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‘That wasn’t a state of the union — it was a state of mind’: Pelosi speculates Trump appeared ‘sedated’

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House Speaker Nancy Pelosi (D-CA) speculated that President Donald Trump seemed “sedated” during his State of the Union address on Tuesday.

Pelosi said that his address seemed more like a speech about his personal “state of mind” rather than a “state of the union”

“I say to my members all the time there’s no such thing as personal animosity,” Pelosi said. “There are eternal friendships but you never know on what cause you may come together with somebody you may have perceived as your foe right now. Everybody is a possible ally in whatever comes next. They want us always to remember we were one and they, our founders, had their differences, as do we. I extended a hand of friendship to him, to welcome him as the president of the United States, to the people’s House. It was also an act of kindness because he looked to me like he was a little sedated. He looked that way last year, too. He didn’t want to shake hands.”

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However, she said that tearing up the speech had nothing to do with the president refusing to shake her hand. She claimed she’s a speed reader and knew what was coming.

She called the address more about the state of him personally, not the state of where America was and where Trump wanted it to go. It was all about him and his “state of mind,” she said. So, Pelosi said she shredded his “state of mind” address.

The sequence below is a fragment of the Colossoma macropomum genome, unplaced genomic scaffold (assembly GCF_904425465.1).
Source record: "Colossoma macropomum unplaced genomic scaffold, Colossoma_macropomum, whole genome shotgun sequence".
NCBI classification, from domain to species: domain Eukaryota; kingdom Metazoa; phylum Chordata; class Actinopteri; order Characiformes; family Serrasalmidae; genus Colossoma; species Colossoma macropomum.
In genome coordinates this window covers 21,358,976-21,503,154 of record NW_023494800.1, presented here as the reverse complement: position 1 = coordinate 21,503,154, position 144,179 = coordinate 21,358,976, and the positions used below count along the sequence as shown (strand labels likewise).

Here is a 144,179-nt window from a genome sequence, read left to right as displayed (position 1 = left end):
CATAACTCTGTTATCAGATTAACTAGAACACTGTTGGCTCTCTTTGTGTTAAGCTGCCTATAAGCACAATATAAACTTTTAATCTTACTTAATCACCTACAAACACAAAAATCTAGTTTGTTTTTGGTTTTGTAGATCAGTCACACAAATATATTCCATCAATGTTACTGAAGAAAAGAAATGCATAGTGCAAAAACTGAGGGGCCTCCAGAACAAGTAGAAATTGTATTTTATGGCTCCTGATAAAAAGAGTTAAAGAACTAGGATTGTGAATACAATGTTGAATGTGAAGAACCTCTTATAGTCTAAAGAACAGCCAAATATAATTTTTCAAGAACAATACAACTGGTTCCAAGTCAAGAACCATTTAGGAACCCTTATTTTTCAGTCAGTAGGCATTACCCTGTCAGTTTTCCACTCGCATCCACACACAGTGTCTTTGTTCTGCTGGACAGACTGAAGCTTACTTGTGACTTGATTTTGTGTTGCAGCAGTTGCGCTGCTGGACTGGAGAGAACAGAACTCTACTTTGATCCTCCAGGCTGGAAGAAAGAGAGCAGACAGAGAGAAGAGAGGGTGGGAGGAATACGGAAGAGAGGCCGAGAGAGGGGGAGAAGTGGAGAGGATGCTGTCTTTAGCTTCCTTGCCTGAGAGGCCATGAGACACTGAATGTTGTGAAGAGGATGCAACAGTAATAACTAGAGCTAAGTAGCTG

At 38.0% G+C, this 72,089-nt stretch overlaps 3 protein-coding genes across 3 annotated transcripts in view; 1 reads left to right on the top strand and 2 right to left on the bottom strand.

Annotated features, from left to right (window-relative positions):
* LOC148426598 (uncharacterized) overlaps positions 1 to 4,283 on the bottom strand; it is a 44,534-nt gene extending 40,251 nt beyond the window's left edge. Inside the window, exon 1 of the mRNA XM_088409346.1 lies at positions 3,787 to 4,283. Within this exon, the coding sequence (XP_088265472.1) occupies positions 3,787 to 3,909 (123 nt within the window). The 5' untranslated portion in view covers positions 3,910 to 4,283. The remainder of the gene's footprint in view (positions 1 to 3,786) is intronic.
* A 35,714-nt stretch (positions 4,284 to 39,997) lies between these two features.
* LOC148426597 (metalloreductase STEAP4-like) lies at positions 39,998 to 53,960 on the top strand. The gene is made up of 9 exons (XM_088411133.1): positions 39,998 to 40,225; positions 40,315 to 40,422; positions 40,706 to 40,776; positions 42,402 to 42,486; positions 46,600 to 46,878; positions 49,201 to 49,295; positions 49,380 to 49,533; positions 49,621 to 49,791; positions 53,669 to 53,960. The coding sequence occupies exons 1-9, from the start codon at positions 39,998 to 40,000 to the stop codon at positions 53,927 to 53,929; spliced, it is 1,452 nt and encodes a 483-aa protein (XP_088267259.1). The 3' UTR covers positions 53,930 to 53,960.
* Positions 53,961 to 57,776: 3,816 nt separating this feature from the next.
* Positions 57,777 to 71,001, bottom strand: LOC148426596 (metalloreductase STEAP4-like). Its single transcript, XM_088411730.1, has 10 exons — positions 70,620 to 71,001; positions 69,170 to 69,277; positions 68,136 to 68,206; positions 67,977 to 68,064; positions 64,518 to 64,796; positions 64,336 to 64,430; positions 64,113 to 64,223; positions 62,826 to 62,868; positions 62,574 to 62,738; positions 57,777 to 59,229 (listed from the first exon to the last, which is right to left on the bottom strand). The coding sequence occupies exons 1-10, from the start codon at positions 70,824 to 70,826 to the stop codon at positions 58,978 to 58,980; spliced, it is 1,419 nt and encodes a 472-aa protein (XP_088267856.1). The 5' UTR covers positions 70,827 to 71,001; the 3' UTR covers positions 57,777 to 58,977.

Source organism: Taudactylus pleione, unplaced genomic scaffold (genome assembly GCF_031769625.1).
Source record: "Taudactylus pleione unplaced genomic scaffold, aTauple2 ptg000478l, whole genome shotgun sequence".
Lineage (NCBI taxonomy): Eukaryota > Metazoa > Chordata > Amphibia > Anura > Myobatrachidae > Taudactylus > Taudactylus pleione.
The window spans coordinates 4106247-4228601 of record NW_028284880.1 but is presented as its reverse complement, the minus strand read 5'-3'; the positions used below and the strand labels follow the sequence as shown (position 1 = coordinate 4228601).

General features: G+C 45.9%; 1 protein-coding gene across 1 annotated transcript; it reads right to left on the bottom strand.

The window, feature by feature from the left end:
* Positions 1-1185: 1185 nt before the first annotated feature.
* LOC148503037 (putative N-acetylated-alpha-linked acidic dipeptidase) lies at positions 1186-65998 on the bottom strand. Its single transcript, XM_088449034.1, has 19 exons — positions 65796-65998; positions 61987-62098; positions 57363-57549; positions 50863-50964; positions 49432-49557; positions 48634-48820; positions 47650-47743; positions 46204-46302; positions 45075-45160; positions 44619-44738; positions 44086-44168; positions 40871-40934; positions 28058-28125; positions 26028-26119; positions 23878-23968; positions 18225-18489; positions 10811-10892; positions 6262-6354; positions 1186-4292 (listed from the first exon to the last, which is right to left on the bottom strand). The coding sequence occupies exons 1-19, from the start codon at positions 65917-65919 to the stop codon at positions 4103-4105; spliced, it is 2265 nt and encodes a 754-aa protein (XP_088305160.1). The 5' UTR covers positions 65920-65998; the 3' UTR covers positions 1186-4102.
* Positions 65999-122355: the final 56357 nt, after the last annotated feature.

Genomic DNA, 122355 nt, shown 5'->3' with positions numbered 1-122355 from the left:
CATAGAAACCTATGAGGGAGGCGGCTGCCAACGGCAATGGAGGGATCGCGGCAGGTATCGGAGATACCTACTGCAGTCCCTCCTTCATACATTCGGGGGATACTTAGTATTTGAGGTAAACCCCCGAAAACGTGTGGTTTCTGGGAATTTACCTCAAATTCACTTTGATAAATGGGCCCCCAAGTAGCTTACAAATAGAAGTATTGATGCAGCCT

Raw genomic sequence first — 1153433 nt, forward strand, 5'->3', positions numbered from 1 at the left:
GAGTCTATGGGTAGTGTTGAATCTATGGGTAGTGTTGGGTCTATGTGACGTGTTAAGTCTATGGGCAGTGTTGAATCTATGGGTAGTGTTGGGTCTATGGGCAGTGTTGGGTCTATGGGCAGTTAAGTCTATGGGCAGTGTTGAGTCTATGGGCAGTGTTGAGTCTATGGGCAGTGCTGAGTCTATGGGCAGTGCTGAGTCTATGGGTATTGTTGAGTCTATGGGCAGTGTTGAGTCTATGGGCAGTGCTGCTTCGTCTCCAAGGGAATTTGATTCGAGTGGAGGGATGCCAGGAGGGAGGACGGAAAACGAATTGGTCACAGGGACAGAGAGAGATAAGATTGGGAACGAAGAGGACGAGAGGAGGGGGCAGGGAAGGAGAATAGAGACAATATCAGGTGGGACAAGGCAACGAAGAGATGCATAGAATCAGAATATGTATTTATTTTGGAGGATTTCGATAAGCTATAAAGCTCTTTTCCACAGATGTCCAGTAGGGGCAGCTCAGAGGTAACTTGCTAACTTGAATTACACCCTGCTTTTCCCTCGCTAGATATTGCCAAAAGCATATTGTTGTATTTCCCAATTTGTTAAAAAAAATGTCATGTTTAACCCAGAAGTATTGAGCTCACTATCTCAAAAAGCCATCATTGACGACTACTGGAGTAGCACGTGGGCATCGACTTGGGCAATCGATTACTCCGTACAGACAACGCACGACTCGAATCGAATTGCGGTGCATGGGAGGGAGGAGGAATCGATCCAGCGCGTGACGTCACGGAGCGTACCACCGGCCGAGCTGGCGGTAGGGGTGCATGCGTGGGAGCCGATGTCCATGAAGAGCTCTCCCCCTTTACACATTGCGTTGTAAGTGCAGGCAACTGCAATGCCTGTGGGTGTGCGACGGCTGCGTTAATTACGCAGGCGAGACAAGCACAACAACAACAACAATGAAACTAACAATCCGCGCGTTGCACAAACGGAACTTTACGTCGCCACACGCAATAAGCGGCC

Watch the video below:


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Prosecutor spills details about Bill Barr’s ‘unprecedented, unnecessary and unexplained’ efforts to oust him

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Geoffrey Berman, the man who until recently served as the United States Attorney for the Southern District of New York, told members of Congress on Thursday about Attorney General Bill Barr's "unprecedented, unnecessary and unexplained" efforts to oust him.

In testimony before the House Judiciary Committee, Berman explained how Barr contacted him and repeatedly pressed him to step down from his position at SDNY to take another high-profile position within the government.

Berman, however, told Barr that he wanted to stay at his current job until a replacement was nominated by President Donald Trump and confirmed by the United States Senate.

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Seoul mayor found dead after ‘#MeToo allegations’

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Seoul's outspoken mayor Park Won-soon, long seen as a potential South Korean presidential candidate, was found dead, police said Friday. He was 64.

A former Seoul City employee filed a police complaint -- allegedly involving sexual harassment -- against him on Wednesday.

Park's body was found on a mountain in northern Seoul, police said, hours after hundreds of officers started searching for him.

If Park does prove to have killed himself he would be the highest-profile South Korean politician to do so since former president Roh Moo-hyun, who jumped off a cliff in 2009 after being questioned over corruption allegations involving family members.

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Legal experts weigh in on Supreme Court rulings on Trump’s financial records

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The U.S. Supreme Court, on July 9, handed down two anxiously awaited decisions dealing with access to President Donald Trump’s financial records — one in Trump v. Vancethe other in Trump v. Mazars.

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